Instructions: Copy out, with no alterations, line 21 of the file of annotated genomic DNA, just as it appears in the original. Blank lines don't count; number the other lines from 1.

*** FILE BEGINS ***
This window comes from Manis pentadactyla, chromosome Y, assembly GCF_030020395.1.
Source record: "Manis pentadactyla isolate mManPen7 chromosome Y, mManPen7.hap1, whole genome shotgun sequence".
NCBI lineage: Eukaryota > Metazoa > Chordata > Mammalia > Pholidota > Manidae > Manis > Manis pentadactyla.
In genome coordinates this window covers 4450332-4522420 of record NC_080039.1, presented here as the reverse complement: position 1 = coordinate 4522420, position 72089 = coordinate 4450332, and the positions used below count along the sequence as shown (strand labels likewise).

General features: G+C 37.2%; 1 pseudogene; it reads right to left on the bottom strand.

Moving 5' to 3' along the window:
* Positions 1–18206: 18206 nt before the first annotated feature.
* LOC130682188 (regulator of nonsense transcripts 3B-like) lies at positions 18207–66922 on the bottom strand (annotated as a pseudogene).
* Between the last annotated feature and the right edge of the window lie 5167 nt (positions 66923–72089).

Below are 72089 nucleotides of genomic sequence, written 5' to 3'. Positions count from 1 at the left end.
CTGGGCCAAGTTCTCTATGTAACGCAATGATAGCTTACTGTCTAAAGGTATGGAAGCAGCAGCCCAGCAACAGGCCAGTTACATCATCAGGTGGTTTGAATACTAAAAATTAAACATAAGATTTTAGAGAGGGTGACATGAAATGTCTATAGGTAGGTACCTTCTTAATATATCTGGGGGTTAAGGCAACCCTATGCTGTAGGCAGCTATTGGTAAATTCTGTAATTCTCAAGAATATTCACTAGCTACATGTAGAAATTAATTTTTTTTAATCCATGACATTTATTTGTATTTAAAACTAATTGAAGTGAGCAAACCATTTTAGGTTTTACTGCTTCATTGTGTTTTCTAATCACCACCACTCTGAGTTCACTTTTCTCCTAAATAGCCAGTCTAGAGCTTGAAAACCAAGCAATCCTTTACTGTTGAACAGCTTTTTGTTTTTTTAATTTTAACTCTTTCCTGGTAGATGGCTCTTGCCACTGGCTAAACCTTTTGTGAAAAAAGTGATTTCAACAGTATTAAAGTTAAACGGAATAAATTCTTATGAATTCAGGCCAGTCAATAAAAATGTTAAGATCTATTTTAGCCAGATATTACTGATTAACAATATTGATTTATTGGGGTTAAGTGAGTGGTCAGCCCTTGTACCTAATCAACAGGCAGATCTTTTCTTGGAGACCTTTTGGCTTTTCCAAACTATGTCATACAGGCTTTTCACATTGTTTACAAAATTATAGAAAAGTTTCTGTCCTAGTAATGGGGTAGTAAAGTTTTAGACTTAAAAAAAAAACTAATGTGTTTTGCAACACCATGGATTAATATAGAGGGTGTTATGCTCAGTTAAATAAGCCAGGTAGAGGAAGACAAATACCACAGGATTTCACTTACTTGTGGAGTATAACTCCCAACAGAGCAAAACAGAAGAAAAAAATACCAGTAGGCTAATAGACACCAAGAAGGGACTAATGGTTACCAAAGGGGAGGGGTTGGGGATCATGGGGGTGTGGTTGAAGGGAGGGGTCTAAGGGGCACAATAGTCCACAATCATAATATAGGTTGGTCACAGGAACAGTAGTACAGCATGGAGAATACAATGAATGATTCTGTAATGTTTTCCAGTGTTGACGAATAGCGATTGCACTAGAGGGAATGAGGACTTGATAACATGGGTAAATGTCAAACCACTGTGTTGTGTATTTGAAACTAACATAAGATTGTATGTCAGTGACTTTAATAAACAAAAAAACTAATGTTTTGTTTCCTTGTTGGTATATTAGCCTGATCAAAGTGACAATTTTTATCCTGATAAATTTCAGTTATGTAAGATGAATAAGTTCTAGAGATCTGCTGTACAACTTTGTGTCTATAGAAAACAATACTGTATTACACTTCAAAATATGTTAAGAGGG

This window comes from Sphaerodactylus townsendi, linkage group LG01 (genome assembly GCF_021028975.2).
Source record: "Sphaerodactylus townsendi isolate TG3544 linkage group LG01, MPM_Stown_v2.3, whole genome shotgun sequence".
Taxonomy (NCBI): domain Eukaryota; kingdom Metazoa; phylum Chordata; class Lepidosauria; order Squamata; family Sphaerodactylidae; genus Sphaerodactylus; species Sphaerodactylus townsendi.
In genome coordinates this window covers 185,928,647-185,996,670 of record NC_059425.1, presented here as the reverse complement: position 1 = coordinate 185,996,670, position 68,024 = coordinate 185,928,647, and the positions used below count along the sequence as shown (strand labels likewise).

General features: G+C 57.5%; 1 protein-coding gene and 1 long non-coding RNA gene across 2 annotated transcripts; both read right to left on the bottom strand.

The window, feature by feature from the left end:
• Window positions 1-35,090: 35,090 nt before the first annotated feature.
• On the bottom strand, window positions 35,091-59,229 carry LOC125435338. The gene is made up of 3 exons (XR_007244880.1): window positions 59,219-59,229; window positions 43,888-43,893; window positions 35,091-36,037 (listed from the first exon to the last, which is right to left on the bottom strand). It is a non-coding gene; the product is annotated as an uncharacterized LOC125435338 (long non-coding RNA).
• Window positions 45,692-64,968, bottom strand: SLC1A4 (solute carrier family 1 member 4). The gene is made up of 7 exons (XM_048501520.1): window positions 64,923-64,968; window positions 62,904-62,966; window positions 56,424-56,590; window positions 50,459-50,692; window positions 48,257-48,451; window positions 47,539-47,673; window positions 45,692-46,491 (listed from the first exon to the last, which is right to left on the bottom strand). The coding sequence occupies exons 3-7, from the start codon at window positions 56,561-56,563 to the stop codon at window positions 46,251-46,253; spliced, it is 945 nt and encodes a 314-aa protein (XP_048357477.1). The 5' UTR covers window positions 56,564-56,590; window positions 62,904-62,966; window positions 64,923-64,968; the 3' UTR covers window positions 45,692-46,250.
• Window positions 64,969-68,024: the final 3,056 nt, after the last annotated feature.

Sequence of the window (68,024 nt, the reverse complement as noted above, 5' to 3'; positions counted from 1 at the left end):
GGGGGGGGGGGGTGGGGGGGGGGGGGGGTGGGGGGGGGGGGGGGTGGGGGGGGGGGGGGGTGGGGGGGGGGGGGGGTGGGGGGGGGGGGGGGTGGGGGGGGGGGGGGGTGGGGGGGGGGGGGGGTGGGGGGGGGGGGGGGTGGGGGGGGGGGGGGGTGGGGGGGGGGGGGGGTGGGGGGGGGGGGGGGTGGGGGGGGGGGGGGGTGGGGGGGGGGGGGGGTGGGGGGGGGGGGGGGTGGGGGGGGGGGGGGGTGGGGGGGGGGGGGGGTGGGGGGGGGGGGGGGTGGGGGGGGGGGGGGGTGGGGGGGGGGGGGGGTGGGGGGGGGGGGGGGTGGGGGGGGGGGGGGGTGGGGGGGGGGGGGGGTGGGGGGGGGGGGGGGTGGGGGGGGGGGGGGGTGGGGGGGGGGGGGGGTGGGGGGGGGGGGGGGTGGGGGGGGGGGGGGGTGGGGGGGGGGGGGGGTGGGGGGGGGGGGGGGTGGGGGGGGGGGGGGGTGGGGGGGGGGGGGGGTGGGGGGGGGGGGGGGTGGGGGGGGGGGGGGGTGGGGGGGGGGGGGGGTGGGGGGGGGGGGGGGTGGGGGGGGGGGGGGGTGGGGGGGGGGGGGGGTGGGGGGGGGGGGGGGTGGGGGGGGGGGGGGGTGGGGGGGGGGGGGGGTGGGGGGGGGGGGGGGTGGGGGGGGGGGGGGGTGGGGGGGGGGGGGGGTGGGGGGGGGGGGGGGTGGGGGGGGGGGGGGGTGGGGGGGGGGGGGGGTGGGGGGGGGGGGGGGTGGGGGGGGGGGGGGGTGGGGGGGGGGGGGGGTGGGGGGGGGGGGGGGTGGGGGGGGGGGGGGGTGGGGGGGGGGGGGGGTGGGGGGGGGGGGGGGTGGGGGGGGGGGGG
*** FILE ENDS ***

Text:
• Window positions 64,969-68,024: the final 3,056 nt, after the last annotated feature.